The Z Build 2.0

Zarathustra[H]

I Complain about Everything
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Oct 29, 2000
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Hey all,

So I am embarking on a fresh build.

Back in July of 2016 I embarked on my first water cooled build, which I documented here.

1581799039751.png

It has served me well ever since, but end of last year it was time to retire the i7-3930k and motherboard I bought back in 2011 and upgrade. I went with a Threadripper 3960x.

My plan was to make it a drop-in upgrade, but I was never quite thrilled with the layout that resulted in.

1581799245356.png

It turns out that the Threadripper socket is just so damned large that the PCIe slots all move down one slot. The first opening in the case is no longer used. Additionally, the Heatkiller IV pro I decided to go with for my CPU block has specified inlet and outlet ports, and they are the reverse of what made sense for a drop in replacement in my loop, resulting in a crowded, criss-crossed layout

Then, last month, my new motherboard died out of nowhere. (Damn you bathtub curve!)

In troubleshooting what was wrong, I did damage to my trusty old Corsair 750D Airflow case. I decided to turn misfortune into opportunity and decided to take this as a sign that it was time for a new build, in a new case, with a better layout for my new hardware, and a cooling upgrade while I am at it.

I am taking the time to plan and start working on the loop while I am waiting for Gigabyte to return my RMA'd motherboard.

More to follow in the next post.
 

Zarathustra[H]

I Complain about Everything
Joined
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General Strategy.

My theory on PC builds is that whenever something breaks, that means it is time for an upgrade, not a sidegrade or a downgrade, so we are going with a bigger case that can support more radiator capacity. I am also planning on adding a second D5 pump in a dual pump top to aid flow through the longer loop this will result in.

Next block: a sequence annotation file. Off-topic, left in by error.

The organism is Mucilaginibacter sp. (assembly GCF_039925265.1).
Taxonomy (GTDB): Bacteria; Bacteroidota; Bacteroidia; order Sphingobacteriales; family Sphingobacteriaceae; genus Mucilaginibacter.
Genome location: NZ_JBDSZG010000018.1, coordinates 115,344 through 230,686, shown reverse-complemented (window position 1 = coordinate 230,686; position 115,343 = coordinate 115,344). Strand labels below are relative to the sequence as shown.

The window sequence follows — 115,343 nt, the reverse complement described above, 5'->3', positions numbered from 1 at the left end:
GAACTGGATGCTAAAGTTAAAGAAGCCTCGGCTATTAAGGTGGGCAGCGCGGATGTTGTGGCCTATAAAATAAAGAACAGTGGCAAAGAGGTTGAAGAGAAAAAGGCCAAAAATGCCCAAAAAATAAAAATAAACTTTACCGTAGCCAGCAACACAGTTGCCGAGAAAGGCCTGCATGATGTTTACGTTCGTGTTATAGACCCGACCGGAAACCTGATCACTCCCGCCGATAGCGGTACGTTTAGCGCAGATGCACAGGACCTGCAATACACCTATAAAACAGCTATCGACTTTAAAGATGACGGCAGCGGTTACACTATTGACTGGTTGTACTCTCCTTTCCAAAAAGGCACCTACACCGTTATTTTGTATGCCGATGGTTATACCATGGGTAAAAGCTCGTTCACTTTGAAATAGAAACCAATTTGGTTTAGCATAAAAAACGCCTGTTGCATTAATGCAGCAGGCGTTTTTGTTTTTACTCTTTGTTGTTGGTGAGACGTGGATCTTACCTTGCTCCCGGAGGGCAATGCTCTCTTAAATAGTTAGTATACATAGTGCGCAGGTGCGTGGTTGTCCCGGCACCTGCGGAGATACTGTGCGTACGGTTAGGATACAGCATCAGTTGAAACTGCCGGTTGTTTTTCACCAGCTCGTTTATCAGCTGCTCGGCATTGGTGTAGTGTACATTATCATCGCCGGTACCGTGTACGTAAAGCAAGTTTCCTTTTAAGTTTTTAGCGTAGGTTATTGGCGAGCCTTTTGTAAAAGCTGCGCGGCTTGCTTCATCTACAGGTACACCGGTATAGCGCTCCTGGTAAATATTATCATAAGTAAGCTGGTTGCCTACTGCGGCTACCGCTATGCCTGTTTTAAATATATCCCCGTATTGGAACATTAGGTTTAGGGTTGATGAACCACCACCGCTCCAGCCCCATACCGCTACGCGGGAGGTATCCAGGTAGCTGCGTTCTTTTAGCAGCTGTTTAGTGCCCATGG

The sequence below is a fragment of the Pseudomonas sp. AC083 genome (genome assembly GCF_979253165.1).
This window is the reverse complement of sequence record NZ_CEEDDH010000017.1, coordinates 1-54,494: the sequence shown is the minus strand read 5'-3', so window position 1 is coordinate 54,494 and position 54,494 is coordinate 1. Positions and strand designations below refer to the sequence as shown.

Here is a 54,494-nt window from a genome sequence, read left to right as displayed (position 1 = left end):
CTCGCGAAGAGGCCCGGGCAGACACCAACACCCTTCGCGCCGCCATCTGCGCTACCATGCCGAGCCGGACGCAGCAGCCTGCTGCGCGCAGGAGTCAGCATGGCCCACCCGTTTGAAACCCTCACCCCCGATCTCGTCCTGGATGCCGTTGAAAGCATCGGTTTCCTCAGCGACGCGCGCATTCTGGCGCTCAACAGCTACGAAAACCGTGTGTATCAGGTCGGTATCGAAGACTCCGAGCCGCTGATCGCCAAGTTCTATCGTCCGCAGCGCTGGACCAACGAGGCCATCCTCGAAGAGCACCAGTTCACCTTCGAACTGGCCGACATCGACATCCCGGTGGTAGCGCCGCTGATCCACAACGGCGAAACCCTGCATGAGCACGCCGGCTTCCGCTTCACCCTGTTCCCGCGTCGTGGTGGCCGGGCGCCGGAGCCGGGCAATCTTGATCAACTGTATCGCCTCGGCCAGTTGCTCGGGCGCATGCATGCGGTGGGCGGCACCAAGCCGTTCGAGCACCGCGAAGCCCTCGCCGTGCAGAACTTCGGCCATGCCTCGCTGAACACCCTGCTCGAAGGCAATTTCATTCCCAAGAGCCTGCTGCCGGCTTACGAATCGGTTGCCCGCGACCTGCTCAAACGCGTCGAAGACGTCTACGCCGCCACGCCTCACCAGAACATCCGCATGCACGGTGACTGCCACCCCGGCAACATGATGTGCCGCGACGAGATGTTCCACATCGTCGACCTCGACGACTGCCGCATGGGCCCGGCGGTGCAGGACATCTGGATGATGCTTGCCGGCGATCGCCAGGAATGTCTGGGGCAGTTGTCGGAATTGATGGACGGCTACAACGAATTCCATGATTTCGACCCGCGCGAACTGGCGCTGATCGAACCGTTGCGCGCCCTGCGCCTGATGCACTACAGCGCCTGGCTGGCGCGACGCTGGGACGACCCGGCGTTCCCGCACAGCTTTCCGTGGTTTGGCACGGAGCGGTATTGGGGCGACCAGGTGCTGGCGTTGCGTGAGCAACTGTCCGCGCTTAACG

After much hand wringing about the ridiculous price point I decided on a Corsair 1000D case, in large part because it supports FOUR 480mm radiators (with optional brackets)at the same time internal to the case. I balked at the price at first, but I found an open box special on Amazon at a great price, and decided to bite the bullet.

At first I was tempted to immediately go for four 480mm radiators, configuring them in push-pull, but after actually totalling up the price, I decided to do this build incrementally. Surprisngly it was the fan budget that killed that idea. 32 of my favorite fans (Noctua iPPC 2000-pwm) wound up adding over $800 to the budget for just fans. that wasn't happening.

Instead I decided to keep my 420mm radiator from my old build and add two Alphacool X-Flow 480mm radiators, retiring my 280mm "Monsta" radiator in the process, as there is simply nowhere to mount it in this case.

Since my current reservoir is a pump/res combo, and I wanted to go with a dual pump top, I also need a new reservoir, that is a reservoir only. I know some disagree, but I like the added temperature stability more fluid in the loop brings. it allows the fans to ramp up and slow down ore slowly, and results in a more smooth experience. For this reason I decided to to go with the HUGE EK-Res X4.

The blocks will also stay the same from my last build. The Heatkiller IV Pro stays for the Threadripper, and the EK fullcover block stays for the Titan X for now until next gen GPU's come out.

Tubing, fittings and swivels will mostly be reused from what I already have. I don't have time to learn doing hardtube this time. Maybe next time.

My Aquaero will also stay for fan control.


Final loop parts list
  • Case: Corsair 1000D
  • Reservoir: EK-Res X4
  • Radiator 1: Alphacool XT45 420mm (already had)
  • Radiators 2&3: Alphacool UT60 X-Flow 480mm
  • Fans 1: 6x 140mm Noctua iPPC 2000-PWM fans for push-pull on the 420mm radiator.
  • Fans 2: 18X 120mm Noctual iPPC 2000-PWM fans for push-pull on the 480mm radiators and two fans in the back.
  • Pumps: 2x EK D5 G2 PWM pumps in an EK dual pump top.
  • CPU Block: All Copper (Nickel plated) Watercool Heatkiller IV Pro for Threadripper
  • GPU Block: Black Acetal Nickel Plater EK Fullcover GPU block for Titan X Pascal.
  • Fan &Pump Control: Aquacomputer Aquaero 6 XT
  • Tubing: Soft black PrimoFlex Advanced LRT, 3/8ID, 1/2OD
  • Fittings: XSPC Black Chrome Compression Fittings
  • Swivels, Bends, etc: Various, all Bitspower.

Planned Layout in next post.
 

Zarathustra[H]

I Complain about Everything
Joined
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Messages
29,992
Planned Layout:

1581803754141.png



Alright, so here is the routing and layout plan.

1.) We start at the reservoir.
2.) Drain down to the dual D5 pumps.
3.) Flow up to GPU Block
4.) Flow up to heatkiller block
5.) Flow up to 420mm radiator up top, entering through unconventional vent port.
6.) Dual tubes with parallel flow into the 480mm X-Flow radiators.
7.) Dual tubes with parallel flow out of the radiators into the reservoir.


The non-conventional flow through the 420mm radiator and parallel flow through the X-flow rads is a little unusual, but based on the testing in my other thread flow splits almost identically across the two sides, despite a slight offset of the vent port. This unusual routing makes the tube routing much simpler.


I welcome any comments!
 
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Zarathustra[H]

I Complain about Everything
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29,992
Alright.